Almost eighty researchers, program implementers and policy makers came together at the Ethiopian Public Health Institute (EPHI) on September 7, 2018 to discuss how food systems and diets are interlinked in Ethiopia. This opportunity was provided by the National Information Platform for Nutrition (NIPN) which convened its first Nutrition Research and Policy Seminar around this theme. The event, which is part of the NIPN’s outreach strategy, was organized by EPHI in partnership with IFPRI under its Compact2025 initiative.
Recent Ethiopian policies increasingly call for food system transformation to support efforts that address malnutrition. Although well accepted, it is not yet clear how to operationalize food system transformation. Hence, the seminar attracted interest from key researchers, program implementers and donors. Solomon Eshetu, Director of the Food Science and Nutrition Research Division of EPHI who gave opening remarks and acknowledged the need to operationalize policies for food system transformation.
Bart Minten, program leader of IFPRI’s Ethiopia Strategy Support Program presented on the drivers of changing food systems and how this reflects on diet transformation. His paper, “Evolving Food Systems in Ethiopia: Past, Present and Future,” demonstrates how Ethiopia’s population growth, infrastructural development, and growing incomes have driven food system and dietary transformation. While more diverse foods is been produced and consumed, this also comes with increased consumption of high-value products, which call for concern related to overweight and obesity.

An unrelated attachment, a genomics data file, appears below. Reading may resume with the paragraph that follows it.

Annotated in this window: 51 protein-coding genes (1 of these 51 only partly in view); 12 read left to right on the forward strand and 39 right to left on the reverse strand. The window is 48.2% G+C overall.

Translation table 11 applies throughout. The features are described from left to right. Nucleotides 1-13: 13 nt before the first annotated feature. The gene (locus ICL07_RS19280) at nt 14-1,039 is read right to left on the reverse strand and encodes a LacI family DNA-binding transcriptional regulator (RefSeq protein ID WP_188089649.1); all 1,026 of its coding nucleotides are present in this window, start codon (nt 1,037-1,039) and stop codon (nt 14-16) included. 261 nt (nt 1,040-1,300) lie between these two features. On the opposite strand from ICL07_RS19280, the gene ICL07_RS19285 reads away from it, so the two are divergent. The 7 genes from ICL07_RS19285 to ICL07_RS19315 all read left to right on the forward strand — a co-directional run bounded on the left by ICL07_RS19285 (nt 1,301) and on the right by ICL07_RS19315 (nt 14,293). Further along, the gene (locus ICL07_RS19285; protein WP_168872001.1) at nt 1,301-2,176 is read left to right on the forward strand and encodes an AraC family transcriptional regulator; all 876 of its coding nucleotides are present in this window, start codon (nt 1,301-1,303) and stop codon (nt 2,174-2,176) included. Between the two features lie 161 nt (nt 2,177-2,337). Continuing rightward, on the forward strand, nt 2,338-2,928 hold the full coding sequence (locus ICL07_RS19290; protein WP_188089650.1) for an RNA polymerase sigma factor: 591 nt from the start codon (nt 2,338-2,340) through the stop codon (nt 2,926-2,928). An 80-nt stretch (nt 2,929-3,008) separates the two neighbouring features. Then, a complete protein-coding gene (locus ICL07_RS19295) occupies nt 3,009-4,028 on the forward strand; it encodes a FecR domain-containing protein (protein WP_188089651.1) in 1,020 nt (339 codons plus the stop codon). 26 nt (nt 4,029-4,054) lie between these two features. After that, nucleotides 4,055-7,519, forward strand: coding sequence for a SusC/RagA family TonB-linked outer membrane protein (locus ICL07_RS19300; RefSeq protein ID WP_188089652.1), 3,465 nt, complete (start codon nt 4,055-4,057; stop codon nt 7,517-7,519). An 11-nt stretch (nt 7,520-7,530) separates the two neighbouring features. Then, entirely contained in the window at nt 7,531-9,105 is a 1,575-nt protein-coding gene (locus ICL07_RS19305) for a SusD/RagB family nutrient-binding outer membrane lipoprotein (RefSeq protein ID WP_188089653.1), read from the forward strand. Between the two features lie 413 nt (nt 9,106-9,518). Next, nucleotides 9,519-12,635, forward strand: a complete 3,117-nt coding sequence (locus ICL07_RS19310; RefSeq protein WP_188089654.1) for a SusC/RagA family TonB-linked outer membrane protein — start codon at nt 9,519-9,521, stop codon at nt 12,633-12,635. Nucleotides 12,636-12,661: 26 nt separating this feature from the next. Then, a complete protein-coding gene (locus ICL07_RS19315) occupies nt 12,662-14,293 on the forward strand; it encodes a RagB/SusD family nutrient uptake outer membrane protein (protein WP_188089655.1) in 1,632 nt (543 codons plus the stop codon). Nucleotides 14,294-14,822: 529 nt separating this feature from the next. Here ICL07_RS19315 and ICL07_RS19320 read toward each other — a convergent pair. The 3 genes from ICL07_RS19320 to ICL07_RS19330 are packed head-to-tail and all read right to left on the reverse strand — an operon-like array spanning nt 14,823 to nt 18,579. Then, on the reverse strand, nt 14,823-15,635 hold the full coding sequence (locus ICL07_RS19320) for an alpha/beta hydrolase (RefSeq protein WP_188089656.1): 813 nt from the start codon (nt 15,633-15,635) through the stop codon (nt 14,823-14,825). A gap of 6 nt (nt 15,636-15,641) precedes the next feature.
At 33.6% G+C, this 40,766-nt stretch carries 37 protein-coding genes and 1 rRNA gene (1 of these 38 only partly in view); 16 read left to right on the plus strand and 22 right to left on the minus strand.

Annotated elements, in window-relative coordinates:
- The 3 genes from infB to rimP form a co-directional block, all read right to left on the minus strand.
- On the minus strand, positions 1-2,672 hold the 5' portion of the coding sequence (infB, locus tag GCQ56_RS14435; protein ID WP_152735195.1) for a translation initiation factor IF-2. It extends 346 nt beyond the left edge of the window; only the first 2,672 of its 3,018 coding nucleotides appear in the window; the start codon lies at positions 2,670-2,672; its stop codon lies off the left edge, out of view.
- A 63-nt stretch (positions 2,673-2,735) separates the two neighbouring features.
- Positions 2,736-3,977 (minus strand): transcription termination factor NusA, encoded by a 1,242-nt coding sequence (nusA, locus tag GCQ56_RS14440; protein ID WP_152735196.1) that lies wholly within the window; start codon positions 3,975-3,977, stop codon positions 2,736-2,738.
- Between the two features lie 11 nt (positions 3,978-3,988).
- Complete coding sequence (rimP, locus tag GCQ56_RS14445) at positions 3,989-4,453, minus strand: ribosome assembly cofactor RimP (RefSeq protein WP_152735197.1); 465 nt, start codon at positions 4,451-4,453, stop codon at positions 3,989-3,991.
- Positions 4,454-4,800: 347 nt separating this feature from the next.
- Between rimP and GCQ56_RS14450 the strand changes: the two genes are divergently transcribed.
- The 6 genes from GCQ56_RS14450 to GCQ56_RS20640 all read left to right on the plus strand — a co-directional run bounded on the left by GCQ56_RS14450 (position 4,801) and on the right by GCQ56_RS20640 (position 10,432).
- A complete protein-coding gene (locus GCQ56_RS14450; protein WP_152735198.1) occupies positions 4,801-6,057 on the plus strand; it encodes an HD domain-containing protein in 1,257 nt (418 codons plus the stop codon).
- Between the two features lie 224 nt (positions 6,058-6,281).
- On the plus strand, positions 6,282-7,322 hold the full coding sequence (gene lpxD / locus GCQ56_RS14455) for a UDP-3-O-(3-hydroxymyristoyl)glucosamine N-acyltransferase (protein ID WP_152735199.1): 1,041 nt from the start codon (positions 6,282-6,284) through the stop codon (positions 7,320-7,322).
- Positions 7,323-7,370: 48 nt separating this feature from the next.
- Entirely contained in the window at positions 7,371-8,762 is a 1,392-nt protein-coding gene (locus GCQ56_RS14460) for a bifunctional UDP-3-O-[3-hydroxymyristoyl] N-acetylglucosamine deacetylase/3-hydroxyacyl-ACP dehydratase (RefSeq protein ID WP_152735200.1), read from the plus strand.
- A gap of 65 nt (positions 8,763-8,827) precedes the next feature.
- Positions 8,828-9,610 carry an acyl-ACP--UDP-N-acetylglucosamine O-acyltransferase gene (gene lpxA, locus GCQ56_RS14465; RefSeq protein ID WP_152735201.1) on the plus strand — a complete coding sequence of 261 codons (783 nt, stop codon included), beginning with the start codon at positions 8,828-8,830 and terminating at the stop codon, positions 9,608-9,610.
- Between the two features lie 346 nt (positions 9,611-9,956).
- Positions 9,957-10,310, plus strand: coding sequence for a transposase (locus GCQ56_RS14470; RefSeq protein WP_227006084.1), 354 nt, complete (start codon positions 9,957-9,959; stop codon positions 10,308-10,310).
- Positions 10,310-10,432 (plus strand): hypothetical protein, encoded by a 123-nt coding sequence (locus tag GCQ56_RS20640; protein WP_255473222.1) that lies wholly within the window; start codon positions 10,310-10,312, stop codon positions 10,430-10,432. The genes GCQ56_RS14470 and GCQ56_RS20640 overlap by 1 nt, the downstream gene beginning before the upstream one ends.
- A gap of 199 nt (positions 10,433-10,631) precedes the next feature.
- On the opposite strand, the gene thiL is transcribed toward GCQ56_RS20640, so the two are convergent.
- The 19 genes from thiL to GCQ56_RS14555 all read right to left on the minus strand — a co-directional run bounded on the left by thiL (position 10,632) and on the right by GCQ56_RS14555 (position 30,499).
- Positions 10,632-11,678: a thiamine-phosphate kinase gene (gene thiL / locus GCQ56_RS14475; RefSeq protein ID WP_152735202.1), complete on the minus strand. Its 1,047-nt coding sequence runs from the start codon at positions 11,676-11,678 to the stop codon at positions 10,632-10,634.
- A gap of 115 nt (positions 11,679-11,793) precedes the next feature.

Mestawet Gebru, Research Officer in the Food Systems for Healthier Diets research flagship at Bioversity International, presented on “Food Systems for Healthier Diets in Ethiopia: Toward a Research Agenda”. Mestawet gave a brief background on the interaction between poor diet and unhealthy environment that results in chronic undernutrition and obesity in urban centers simultaneously. She also discussed the types of research that can support operationalizing food systems approaches to improve diets in Ethiopia. Her presentation identified three main research streams that can help food systems deliver on healthy diets, including (1) identifying drivers behind dietary patterns and gaps; (2) understanding the impact of consumer food choices, access to markets, and supply-side interventions, and (3) studying the institutional and policy processes for food system approaches for healthier diets.
Both presentations were well received, with participants reflecting on the comprehensive, holistic overview of the topic and the presentations, which were easy to understand. The seminar ended with a concluding remark from Namukulo Covic, Senior Research Coordinator in the Poverty, Health and Nutrition Division of IFPRI. She stressed the role that NIPN can play to strengthen the nutrition information system whilst tracking the balance between better nutrition and overweight or obesity
NIPN will continue to hold these monthly seminars to bring stakeholders together to present and discuss findings from various research institutes around specific themes related to nutrition.
NIPN is part of a global initiative launched by the European Commission, BMGF and DFID to support countries with a large burden of undernutrition. It promotes the creation of country-owned multi sectoral information platforms for nutrition which will guide evidence-based decision making for nutrition policies and programming.